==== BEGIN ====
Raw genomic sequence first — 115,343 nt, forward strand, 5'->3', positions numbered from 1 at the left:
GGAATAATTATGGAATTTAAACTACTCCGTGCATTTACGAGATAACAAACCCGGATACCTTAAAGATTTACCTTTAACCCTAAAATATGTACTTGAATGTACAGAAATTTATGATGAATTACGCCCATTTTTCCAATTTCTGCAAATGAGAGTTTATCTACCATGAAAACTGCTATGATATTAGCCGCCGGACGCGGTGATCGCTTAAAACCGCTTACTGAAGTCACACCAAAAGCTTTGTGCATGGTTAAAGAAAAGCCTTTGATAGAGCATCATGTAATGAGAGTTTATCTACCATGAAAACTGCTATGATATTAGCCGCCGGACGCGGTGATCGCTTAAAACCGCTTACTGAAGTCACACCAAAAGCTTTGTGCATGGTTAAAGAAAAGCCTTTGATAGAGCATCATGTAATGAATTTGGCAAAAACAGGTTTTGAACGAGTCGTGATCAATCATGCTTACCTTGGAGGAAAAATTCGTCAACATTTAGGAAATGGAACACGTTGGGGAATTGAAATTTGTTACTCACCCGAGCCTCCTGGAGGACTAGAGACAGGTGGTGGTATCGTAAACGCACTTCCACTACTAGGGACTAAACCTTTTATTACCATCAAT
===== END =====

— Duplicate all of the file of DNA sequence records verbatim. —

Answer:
Raw genomic sequence first — 115,343 nt, forward strand, 5'->3', positions numbered from 1 at the left:
GGAATAATTATGGAATTTAAACTACTCCGTGCATTTACGAGATAACAAACCCGGATACCTTAAAGATTTACCTTTAACCCTAAAATATGTACTTGAATGTACAGAAATTTATGATGAATTACGCCCATTTTTCCAATTTCTGCAAATGAGAGTTTATCTACCATGAAAACTGCTATGATATTAGCCGCCGGACGCGGTGATCGCTTAAAACCGCTTACTGAAGTCACACCAAAAGCTTTGTGCATGGTTAAAGAAAAGCCTTTGATAGAGCATCATGTAATGAGAGTTTATCTACCATGAAAACTGCTATGATATTAGCCGCCGGACGCGGTGATCGCTTAAAACCGCTTACTGAAGTCACACCAAAAGCTTTGTGCATGGTTAAAGAAAAGCCTTTGATAGAGCATCATGTAATGAATTTGGCAAAAACAGGTTTTGAACGAGTCGTGATCAATCATGCTTACCTTGGAGGAAAAATTCGTCAACATTTAGGAAATGGAACACGTTGGGGAATTGAAATTTGTTACTCACCCGAGCCTCCTGGAGGACTAGAGACAGGTGGTGGTATCGTAAACGCACTTCCACTACTAGGGACTAAACCTTTTATTACCATCAAT